One thing I can't see being right is full battery power coming from a relay (relay triggered by my A/C button on the dash) and then going through any safety switches before it goes to the compressor. The compressor can pull some serious amperage and I can't see those switches being able to handle it for very long.
 
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85_Ranger4x4

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I found my engine side harness, it might help.

Only has a place for one switch.



Compressor end complete with diode:



Switch connector:



What plugs into the dash harness (blue), goes to to the ECM, ground and WOT cutout relay:

 

Bird76Mojo

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It does look like my factory Thunderbird compressor block (hose connection to the compressor) has a built-in relief valve, but whatever new adapter I get to hook lines to the compressor doesn't look to have a provision to mount one. So that's another thing I'll have to be sure to adapt in to my hose.

Here's the factory one:




I've been looking on Coldhose.com at some of the switches. I'm liking the sound of using a trinary switch in the system. It has the safety for both high and low pressure as well as another circuit that can trigger an electric fan. I wouldn't have to use that circuit at first, but if I decided I needed an additional electric fan in the future, it would sure make things easier.

Fan on at 242 PSIG, off at 185 PSIG. Low opens at 29 PSIG. High opens at 377 PSIG closes at 369 PSIG

https://coldhose.com/switches/female-7-16-20-trinary-switch.html



I was initially planning on using all factory 1987 Ranger components except for the compressor, but now I'm leaning towards using more universal parts. Using a universal condenser will help with any mounting issues I have because of my V8 swap radiator..

I can still use the factory Ranger evaporator and dryer, and there's a cycling switch port in that side of the system already.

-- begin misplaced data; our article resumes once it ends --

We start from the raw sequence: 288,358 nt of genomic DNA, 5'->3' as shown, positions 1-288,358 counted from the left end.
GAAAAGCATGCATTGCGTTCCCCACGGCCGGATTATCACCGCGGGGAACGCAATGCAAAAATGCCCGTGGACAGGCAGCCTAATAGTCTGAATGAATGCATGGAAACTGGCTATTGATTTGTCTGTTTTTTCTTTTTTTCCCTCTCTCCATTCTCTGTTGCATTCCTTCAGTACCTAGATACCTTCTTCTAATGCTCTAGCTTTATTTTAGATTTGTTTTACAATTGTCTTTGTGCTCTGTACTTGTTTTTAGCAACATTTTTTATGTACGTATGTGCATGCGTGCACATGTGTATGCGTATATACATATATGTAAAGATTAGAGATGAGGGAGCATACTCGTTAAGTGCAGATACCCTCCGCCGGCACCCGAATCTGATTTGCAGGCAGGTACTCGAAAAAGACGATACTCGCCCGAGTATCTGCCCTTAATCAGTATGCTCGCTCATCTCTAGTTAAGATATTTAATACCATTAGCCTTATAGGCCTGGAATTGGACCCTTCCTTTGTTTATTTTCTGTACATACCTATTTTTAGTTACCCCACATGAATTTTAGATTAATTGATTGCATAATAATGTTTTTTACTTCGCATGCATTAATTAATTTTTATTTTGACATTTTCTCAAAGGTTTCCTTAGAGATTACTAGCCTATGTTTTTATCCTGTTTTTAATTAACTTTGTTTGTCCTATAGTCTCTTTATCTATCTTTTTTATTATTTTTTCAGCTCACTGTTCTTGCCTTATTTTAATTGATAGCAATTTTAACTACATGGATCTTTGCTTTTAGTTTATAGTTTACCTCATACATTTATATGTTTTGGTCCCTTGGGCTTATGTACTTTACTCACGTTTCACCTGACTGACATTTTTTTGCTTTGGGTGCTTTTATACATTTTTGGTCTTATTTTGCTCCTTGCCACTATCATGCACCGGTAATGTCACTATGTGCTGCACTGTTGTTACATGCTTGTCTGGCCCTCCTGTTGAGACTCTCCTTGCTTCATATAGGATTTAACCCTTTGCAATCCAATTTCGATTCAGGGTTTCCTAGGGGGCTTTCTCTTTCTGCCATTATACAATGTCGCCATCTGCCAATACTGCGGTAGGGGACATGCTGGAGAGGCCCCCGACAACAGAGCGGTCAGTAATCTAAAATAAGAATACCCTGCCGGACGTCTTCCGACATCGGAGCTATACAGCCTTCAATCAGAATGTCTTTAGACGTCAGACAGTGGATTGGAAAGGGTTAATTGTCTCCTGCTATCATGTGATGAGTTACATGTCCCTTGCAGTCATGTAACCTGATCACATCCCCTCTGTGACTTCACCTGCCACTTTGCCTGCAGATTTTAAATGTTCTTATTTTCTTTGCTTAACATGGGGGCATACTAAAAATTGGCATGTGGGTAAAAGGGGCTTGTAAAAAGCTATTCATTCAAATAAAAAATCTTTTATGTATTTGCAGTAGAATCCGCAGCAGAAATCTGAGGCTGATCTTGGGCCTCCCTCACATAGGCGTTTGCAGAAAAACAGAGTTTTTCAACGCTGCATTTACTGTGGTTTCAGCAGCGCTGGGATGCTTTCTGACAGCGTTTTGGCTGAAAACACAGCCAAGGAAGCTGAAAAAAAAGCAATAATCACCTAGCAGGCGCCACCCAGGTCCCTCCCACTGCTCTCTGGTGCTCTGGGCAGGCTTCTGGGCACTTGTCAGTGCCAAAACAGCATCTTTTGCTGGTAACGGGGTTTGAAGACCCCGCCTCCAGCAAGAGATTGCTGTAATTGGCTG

Found this post on another Ranger forum by total accident:

"On my 92, I swapped over the blower motor box, a/c compressor, condensor and interior switch panel. I then got a pigtail connector for the a/c compressor connector and the low pressure switch. I wired in a relay to kick the compressor on and off. It was fairly simple, I found the connector in the engine bay that was for the a/c system, and used the wire on that connector that activates the a/c compressor. It runs to the low pressure switch, and the other wire on the low pressure switch runs to the relay. This is your "switch" for the relay. It cuts current when the pressure rises, and also doesn't allow current to flow when there isn't enough pressure. After that its just a regular relay setup, constant hot, ground, and output to the compressor (compressor needs a ground). Idle boost still works the way it should."

https://www.ranger-forums.com/sohc-2-3l-2-5l-lima-engines-135/installing-air-conditioning-non-ac-ranger-131211/


From what I've read thus far, not all systems used a high pressure switch. The switch Ford used on the accumulator/dryer isn't just a low pressure switch either. They called it a cycling switch. On 47psi / Off 26psi / Off permanently at 0psi

More research is still needed...